When Do Cataracts Require Surgery for Removal?


Quick Answer

Cataracts require surgery once they interfere with a person's quality of life to a sufficient degree, explains Mayo Clinic. This is an individual decision based on subjective preference, as the passage of time does not usually affect the effectiveness of surgery, and cataracts do not typically harm the rest of the eye.

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Cataracts occur in the lens of the eye, where they cloud the normally transparent tissue, notes Mayo Clinic. They can cause sensitivity to light, less vivid color perception, impaired vision, poor vision in the dark and double vision in a single eye. Cataracts usually affect both eyes, but not normally to the same degree. Cataracts typically develop slowly and cause no symptoms at first. Once symptoms begin to appear, better lighting and glasses are often sufficient for vision, but the condition is degenerative.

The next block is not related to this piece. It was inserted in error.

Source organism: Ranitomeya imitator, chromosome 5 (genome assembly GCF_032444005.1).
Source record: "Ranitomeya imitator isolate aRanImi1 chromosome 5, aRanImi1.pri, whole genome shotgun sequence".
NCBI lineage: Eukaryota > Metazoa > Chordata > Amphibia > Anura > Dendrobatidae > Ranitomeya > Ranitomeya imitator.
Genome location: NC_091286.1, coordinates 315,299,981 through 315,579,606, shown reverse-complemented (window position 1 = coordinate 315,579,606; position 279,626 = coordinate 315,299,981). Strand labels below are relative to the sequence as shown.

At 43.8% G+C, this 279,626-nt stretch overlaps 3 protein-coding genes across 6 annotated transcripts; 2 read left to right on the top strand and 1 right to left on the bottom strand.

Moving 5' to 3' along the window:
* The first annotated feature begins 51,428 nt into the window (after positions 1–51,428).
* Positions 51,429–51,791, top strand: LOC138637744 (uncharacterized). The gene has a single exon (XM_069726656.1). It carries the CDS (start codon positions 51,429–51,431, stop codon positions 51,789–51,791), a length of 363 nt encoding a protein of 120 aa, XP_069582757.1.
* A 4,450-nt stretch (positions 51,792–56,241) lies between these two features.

During cataract surgery, a permanent artificial lens replaces the natural lens of the eye, reports Mayo Clinic. Even if both eyes need surgery, the surgeries usually take place with one or two months between them. Some people have eye conditions that make it impossible to implant a lens, but contact lenses or glasses can still restore some vision. Cataract surgery is generally safe, but it increases a person's risk for retinal detachment.

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